Jesus was indeed the savior of Israel, but certainly not in the way that the Jewish religious establishment, or the Disciples (at this point in their story) expected. Jesus also certainly cared for the disciples’ well-being, but he, unlike we sinful human beings, totally trusted that care into God the Father’s hands[6]. He also understood that man’s physical needs were secondary to man’s spiritual needs. That is why he can sleep on a cushion, on a boat, in the middle of a raging storm – this situation, like all others, is in the Father’s hands. In a sense, you could say that, no Jesus didn’t care that the Disciples were “perishing”, at least in the manner about which they were concerned. He didn’t have to care about that physical situation because it was already in the care of God the Father. No one in the history of human kind, however, cared more than Jesus about how the disciples were truly perishing – spiritually and for eternity. The spiritual situation of mankind is that of the disciples rowing and bailing their boat against the storm. Those efforts will prove fruitless, the proverbial boat of our soul will sink into the sea of sin and death, and our efforts to keep it from doing so are woefully insufficient. We need to be rescued from slipping into the abyss. Jesus cared so much about this that he came to earth a human being in order to atone for the disciples’ sin – and the sin of all mankind – to save them from eternal destruction. Jesus tells the disciples, in fact, that these are the things – those things which pertain to our eternal destiny – to which we should devote our time and attention[7].

Verses 38-39 illustrate for us the dual nature of Jesus. He is truly a human being as evidenced by his physical needs; he was exhausted after a long day of “teaching by the sea” and contending with the Pharisees, and he needed to sleep. He is also divine because, as the disciples point out, “…the wind and the sea obey him.” Jesus is, in addition to being a man, the King of Creation, the one through whom all things were made[8]. When he came to earth, Jesus did not cease to be God; Jesus became Immanuel, “God with us”. He emptied himself of his divine power and took on the form of a servant. He did this so that he could live the sinless life we were incapable of living, and then he paid the debt of guilt that we, mankind, owed to God because of sin[9] by dying on the cross, for, as St. Paul writes, the wages of sin is death[10]. Jesus is the Son, the God-man, second person of the Holy Trinity. Kretzmann observes:

The evangelist here pictures Jesus, the Lord of the universe, who commands the sea, and it gives Him unquestioning obedience. The man Jesus is the almighty God (Kretzmann, 1921).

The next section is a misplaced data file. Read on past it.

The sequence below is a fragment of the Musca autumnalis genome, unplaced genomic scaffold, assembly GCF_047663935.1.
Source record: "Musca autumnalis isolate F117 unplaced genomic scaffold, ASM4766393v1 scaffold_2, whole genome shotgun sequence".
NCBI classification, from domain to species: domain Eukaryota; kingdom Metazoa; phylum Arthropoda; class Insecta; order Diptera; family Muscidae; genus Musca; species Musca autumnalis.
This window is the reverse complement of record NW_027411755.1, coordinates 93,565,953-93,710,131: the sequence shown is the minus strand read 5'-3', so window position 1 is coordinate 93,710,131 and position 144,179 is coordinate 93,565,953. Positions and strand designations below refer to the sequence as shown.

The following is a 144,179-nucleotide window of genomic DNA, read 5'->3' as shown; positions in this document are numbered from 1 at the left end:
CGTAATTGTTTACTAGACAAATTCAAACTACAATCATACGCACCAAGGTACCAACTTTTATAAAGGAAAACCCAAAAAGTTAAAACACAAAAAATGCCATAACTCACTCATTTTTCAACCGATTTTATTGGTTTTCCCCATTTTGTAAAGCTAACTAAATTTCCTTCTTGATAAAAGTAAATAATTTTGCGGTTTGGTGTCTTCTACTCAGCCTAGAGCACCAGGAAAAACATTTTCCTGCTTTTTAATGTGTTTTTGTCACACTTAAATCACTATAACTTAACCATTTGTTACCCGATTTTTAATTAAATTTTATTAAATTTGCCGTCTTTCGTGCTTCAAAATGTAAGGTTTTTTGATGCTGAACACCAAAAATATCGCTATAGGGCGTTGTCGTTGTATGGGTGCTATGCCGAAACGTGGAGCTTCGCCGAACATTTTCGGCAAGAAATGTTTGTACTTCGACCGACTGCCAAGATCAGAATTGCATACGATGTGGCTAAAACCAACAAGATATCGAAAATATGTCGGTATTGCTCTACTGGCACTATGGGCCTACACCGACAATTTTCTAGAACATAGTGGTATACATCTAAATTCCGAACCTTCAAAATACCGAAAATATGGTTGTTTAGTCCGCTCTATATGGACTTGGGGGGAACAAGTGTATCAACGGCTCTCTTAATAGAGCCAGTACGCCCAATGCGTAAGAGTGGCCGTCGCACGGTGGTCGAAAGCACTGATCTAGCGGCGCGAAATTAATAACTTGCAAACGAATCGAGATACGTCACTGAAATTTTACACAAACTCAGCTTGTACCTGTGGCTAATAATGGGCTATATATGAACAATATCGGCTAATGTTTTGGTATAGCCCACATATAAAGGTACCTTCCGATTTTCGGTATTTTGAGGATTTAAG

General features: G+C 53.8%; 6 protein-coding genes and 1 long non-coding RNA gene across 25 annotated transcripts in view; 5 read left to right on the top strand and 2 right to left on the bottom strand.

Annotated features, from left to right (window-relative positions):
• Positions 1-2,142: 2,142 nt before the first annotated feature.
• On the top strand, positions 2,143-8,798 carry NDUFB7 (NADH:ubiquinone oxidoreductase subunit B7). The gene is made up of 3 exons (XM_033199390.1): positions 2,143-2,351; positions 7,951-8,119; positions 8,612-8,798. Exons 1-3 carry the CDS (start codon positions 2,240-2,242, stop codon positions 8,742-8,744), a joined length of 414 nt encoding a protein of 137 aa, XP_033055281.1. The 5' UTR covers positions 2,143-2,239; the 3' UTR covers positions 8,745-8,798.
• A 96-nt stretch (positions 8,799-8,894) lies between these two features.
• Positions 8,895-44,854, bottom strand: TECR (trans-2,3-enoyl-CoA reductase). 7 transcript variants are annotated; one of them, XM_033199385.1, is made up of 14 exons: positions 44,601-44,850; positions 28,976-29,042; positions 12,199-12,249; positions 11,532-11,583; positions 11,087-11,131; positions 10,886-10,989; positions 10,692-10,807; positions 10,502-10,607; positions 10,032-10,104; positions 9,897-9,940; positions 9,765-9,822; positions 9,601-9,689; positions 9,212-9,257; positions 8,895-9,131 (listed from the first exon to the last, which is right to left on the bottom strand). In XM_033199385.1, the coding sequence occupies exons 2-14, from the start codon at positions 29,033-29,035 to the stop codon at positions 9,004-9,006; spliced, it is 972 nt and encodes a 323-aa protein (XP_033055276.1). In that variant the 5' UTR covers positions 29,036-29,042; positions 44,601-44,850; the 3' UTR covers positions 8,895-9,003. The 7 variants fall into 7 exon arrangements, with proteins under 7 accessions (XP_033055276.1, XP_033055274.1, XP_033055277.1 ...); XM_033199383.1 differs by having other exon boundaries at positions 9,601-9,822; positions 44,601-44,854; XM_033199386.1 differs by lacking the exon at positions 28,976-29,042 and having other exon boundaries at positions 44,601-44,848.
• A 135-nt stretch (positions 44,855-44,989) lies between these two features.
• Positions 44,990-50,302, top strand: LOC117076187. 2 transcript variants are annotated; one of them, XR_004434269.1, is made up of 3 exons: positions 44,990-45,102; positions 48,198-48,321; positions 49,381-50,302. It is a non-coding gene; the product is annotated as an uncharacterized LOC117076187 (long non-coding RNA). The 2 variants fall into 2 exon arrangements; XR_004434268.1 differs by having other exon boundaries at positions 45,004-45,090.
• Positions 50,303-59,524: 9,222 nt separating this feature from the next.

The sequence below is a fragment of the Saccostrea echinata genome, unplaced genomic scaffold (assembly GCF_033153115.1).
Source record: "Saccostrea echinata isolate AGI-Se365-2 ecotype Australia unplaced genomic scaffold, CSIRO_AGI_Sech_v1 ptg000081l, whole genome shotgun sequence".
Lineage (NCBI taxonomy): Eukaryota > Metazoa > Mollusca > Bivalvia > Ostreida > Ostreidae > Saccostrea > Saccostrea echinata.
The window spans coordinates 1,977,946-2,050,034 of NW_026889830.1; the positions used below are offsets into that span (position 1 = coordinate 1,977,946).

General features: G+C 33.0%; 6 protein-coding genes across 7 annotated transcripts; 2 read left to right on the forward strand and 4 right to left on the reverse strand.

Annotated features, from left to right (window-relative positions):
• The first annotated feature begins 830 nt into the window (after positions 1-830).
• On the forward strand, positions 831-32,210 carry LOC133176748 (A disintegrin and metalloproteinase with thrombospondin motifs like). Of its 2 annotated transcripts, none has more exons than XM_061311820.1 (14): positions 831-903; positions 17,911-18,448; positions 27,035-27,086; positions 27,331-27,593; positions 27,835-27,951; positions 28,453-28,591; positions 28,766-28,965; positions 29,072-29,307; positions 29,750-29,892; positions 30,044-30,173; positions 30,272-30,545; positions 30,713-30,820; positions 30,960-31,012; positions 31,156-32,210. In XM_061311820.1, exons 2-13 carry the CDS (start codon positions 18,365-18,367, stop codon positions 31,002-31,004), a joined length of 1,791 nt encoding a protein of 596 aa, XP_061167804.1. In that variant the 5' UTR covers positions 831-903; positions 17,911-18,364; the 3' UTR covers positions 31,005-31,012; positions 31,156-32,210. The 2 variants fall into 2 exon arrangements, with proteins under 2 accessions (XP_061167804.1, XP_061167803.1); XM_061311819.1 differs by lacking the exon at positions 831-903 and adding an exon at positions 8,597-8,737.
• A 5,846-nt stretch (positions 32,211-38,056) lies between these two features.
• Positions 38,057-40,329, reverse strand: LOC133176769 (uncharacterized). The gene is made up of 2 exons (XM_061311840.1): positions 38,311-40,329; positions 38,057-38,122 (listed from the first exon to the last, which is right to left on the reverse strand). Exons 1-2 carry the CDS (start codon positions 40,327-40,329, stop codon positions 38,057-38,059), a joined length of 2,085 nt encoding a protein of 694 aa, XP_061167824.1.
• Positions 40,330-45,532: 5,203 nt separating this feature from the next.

If the disciples believed what Jesus was teaching about who he was, why he was on the earth, and what was really important (spiritual things rather than physical things), they wouldn’t have been afraid of the storm. They would trust in God in all situations, even the ones which potentially lead to death. Jesus knows, however that they do not yet understand the things he is teaching them properly. They will eventually, though, properly hail him as Messiah. They will also, much later, exhibit the same type of trust in God that Jesus exemplifies in the boat as he slept when they all are, with the exception of St. John, martyred for their faith.

Jesus’ miracle of calming the sea shows that Jesus possesses divine power and authority over creation. It confronts the disciples with the actual Word of God manifested in the flesh, through whom creation itself was brought into existence. Jesus is the Creator of Genesis, and the Designer who spoke to Job[11]. This miracle should also give us, who are also his disciples, comfort. We can look at Jesus the man, sleeping on a cushion in the boat amongst the raging tempest, and know that Jesus the Divine Son of God is aware, and in control of all things. Kretzmann explains:

From that little nutshell of a boat, even while He was asleep, He governed heaven and earth, land and sea. Only His divine majesty was covered by the form of a servant. And as He did then, so He does now: He uses His divine power, His omnipotence, in the interest, in the service of men, especially of His disciples, of His believers. That is the comfort of this story (Kretzmann, 1921).

Therefore, in the mist of tribulations, we know that all things work to the good of them who love Him, who are called according to his purpose[12]. We know that Jesus will calm the storm which threatens the passage of our spiritual ship, and he will pilot it safely into the peaceful rest of eternal life with him, where we will be once and for all free of the stain of sin, death, and the power of the devil.



Works Cited

Decapolis. (2012, June 28). Retrieved June 28, 2012, from Wikipedia: http://en.wikipedia.org/wiki/Decapolis

Engelbrecht, E. A., Deterding, P. E., Ehlke, R. C., Joersz, J. C., Love, M. W., Mueller, S. P., et al. (Eds.). (2009). The Lutheran Study Bible. Saint Louis, Missouri, USA: Concordia Publishing House.

Fruchtenbaum, A. (n.d.). The Three Messianic Miracles. Retrieved June 28, 2012, from Ariel Ministries: www.arielministries.us/archive-files/mbs-masters/mbs/mbs035m.pdf

Jesus Boat Museum. (2012, December 28). Retrieved June 27, 2012, from Sacred Destinations: http://www.sacred-destinations.com/israel/jesus-boat

Kretzmann, P. E. (1921). Popular Commentary of the Bible (Vol. 1). St. Louis, MO, USA: Concordia Publishing House.

Sea of Galilee Boat. (2012, June 27). Retrieved June 27, 2012, from Wikipedia: http://en.wikipedia.org/wiki/Sea_of_Galilee_Boat



End Notes

[1] Matthew 13; Mark 4:1
[2] Matthew 12:38-42
[3] Matthew 12:22-23
[4] The Decapolis was a group of ten cities on the eastern frontier of the Roman Empire in Judea and Syria. The ten cities were not an official league or political unit, but they were grouped together because of their language, culture, location, and political status. The Decapolis cities were centers of Greek and Roman culture in a region that was otherwise Semitic. With the exception of Damascus, the "Region of the Decapolis" was located in modern-day Jordan, one of them located west of the Jordan River in Israel. Each city had a certain degree of autonomy and self-rule (Decapolis, 2012).
[5] Leviticus 11:7-8; Mark 5:11
[6] Matthew 6:25-34
[7] Matthew 6:25-34; 13-44
[8] John 1:3
[9] Philippians 2:5-11
[10] Romans 6:23
[11] Job 38:1-11
[12] Romans 8:28